From the WSJ Opinion Archives
AT LAW

The Truth About Clarence Thomas
He's an independent voice, not a Scalia lackey.

by JAN CRAWFORD GREENBURG
Sunday, January 28, 2007 12:01 A.M. EST

Clarence Thomas has borne some of the most vitriolic personal attacks in Supreme Court history. But the persistent stereotypes about his views on the law and subordinate role on the court are equally offensive--and demonstrably false. An extensive documentary record shows that Justice Thomas has been a significant force in shaping the direction and decisions of the court for the past 15 years.

That's not the standard storyline. Immediately upon his arrival at the court, Justice Thomas was savaged by court-watchers as Antonin Scalia's dutiful apprentice, blindly following his mentor's lead. It's a grossly inaccurate portrayal, imbued with politically incorrect innuendo, as documents and notes from Justice Thomas's very first days on the court conclusively show. Far from being a Scalia lackey, the rookie jurist made clear to the other justices that he was willing to be the solo dissenter, sending a strong signal that he would not moderate his opinions for the sake of comity. By his second week on the bench, he was staking out bold positions in the private conferences where justices vote on cases. If either justice changed his mind to side with the other that year, it was Justice Scalia joining Justice Thomas, not the other way around.

Much of the documentary evidence for this comes from the papers of Justice Harry Blackmun, who recorded the justices' votes and took detailed notes explaining their views. I came across vivid proof while reading the papers as part of my research for a book about how the Rehnquist Court--a court with seven justices appointed by Republican presidents--evolved into an ideological and legal disappointment for conservatives.

Justice Thomas's first term was especially interesting. He replaced legendary liberal icon Thurgood Marshall, and joined the court just a year after David Souter took William Brennan's seat. There appeared to be a solid conservative majority, with the court poised to finally dismember the liberal legacy of the Warren Court. But that year it instead lurched inexplicably to the left--even putting Roe v. Wade on more solid ground.

Justice Thomas's first year on the job brought to life the adage that a new justice makes a new court. His entry didn't merely change the vote of the liberal justice he replaced. It turned the chessboard around entirely, rearranging ideological alliances. Justice Thomas acted as a catalyst in different ways, shoring up conservative positions in some cases and spurring others--the moderate Justice Sandra Day O'Connor, in particular--to realign themselves into new voting blocs.

Consider a criminal case argued during Justice Thomas's first week. It concerned a thief's effort to get out of a Louisiana mental institution and the state's desire to keep him there. Eight justices voted to side with the thief. Justice Thomas dissented, arguing that although it "may make eminent sense as a policy matter" to let the criminal out of the mental institution, nothing in the Constitution required "the states to conform to the policy preferences of federal judges."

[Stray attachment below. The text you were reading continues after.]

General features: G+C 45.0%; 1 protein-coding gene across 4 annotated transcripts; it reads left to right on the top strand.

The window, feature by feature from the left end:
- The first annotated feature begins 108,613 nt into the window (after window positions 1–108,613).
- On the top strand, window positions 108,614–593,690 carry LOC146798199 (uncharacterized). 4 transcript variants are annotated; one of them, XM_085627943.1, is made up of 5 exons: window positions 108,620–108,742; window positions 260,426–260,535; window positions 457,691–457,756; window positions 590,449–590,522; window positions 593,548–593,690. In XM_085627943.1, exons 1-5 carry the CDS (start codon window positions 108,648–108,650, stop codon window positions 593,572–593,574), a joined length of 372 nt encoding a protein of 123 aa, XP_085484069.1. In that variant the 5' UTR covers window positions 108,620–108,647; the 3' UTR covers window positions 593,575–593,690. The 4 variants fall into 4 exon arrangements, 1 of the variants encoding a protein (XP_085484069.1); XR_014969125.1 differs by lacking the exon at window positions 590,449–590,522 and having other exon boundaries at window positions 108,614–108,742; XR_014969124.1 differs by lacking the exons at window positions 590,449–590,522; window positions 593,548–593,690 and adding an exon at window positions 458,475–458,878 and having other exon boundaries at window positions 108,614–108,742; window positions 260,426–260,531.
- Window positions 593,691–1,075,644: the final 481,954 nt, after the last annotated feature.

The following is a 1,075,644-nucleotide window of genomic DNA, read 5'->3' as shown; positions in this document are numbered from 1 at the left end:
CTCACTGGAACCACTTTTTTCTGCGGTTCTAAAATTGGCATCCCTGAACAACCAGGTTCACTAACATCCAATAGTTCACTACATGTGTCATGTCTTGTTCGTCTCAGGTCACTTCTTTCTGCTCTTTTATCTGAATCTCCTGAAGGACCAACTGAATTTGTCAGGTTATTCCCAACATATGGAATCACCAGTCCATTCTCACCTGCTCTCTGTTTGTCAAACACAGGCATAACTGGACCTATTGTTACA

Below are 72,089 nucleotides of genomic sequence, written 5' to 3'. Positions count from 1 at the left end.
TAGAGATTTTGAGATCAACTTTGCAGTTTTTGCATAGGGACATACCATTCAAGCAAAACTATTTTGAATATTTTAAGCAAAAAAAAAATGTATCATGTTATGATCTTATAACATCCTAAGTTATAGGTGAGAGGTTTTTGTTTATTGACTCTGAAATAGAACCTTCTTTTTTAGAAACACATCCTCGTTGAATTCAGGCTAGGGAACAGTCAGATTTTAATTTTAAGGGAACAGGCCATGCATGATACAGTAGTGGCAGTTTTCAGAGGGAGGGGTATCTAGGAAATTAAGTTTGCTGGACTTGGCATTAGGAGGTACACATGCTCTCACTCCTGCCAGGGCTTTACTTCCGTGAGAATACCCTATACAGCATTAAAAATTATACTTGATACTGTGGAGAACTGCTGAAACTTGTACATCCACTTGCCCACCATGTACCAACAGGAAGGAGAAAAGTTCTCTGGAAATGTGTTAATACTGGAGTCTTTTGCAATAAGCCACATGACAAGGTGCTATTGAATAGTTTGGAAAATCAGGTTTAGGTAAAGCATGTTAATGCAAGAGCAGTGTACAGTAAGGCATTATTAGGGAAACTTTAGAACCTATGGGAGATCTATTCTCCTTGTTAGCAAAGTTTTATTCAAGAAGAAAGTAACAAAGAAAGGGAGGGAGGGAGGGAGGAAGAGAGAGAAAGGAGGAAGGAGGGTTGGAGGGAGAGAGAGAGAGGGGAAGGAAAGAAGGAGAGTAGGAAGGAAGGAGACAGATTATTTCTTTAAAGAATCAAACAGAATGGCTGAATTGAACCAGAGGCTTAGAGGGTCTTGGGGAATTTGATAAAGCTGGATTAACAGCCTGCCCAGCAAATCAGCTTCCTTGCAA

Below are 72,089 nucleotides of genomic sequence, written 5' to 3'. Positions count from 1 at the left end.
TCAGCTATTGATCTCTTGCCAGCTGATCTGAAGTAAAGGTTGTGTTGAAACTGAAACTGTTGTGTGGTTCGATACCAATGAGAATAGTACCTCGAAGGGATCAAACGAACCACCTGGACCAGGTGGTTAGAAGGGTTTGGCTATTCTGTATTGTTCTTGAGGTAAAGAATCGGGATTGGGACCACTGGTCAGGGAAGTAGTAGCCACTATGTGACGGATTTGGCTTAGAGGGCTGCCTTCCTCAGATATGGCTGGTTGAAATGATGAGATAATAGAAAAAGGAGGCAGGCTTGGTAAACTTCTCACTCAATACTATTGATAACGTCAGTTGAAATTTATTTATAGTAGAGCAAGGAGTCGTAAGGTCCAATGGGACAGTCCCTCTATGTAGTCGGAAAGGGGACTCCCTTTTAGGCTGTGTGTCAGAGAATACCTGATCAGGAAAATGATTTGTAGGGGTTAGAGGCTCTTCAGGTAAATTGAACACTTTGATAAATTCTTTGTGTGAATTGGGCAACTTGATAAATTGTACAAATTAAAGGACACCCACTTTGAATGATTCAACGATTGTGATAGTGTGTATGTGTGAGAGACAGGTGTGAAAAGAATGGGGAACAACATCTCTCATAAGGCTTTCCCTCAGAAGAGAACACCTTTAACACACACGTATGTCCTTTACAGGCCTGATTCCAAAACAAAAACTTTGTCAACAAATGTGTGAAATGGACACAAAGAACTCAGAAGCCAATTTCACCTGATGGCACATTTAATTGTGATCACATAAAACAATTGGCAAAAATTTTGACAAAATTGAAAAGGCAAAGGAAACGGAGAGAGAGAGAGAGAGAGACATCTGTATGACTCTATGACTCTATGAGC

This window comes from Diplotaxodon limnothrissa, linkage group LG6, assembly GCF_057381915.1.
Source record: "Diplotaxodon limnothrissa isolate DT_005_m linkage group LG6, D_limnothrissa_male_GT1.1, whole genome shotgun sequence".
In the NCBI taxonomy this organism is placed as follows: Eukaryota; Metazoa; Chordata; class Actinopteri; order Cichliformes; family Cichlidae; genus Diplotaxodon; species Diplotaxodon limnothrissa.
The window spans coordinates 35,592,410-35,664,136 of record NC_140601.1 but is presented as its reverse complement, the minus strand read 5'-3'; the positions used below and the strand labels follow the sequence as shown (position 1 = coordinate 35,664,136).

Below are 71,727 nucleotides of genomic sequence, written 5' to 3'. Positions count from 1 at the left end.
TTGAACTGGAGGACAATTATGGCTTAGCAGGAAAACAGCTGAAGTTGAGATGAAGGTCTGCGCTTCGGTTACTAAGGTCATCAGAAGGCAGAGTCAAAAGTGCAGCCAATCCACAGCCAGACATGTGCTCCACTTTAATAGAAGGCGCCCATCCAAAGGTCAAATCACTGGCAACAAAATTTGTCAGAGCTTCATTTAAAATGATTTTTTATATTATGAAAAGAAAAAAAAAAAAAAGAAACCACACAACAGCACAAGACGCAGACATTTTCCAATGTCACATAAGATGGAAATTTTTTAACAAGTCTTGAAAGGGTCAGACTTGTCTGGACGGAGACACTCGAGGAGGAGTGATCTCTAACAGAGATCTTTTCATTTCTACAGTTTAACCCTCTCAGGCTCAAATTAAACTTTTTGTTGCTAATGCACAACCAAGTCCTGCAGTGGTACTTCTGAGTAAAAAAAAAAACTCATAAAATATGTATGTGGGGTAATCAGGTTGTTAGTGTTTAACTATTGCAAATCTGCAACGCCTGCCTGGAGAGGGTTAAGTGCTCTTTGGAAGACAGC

After he sent his dissenting opinion to the other justices, as is custom, Justices Rehnquist, Scalia and Kennedy changed their votes. The case ended up 5-4.

Justice Thomas's dissents persuaded Justice Scalia to change his mind several times that year. Even in Hudson v. McMillan, the case that prompted the New York Times to infamously label Justice Thomas the "youngest, cruelest justice," he was again, initially, the lone dissenter. Justice Scalia changed his vote after he read Justice Thomas's dissent, which said a prison inmate beaten by guards had several options for redress--but not under the Eighth Amendment's prohibition of "cruel and unusual punishment."

From the beginning, Justice Thomas was an independent voice. His brutal confirmation hearings only enforced his autonomy, making him impervious to criticism from the media and liberal law professors. He'd told his story, and no one listened. From then on, he did not care what they said about him.

Clarence Thomas, for example, is the only justice who rarely asks questions at oral arguments. One reason is that he thinks his colleagues talk too much from the bench, and he prefers to let the lawyers explain their case with fewer interruptions. But his silence is sometimes interpreted as a lack of interest, and friends have begged him to ask a few questions to dispel those suggestions. He refuses to do it. "They have no credibility," he says of critics. "I am free to live up to my oath."

But the forcefulness and clarity of Justice Thomas's views, coupled with wrongheaded depictions of him doing Justice Scalia's bidding, created an internal dynamic that caused the court to make an unexpected turn in his first year. Justice O'Connor--who sought ideological balance--moved to the left. With the addition of Chief Justice John Roberts and Associate Justice Samuel Alito, the court now is poised to finally fulfill the hopes of the conservative movement. As George W. Bush told his legal advisers early in his presidency, he wanted justices in "the mold of Thomas and Scalia." Interestingly, on President Bush's marquee, Justice Thomas got top billing.

Ms. Crawford Greenburg, legal correspondent for ABC News, is the author of "Supreme Conflict: The Inside Story for Control of the United States Supreme Court" (Penguin Press, 2007).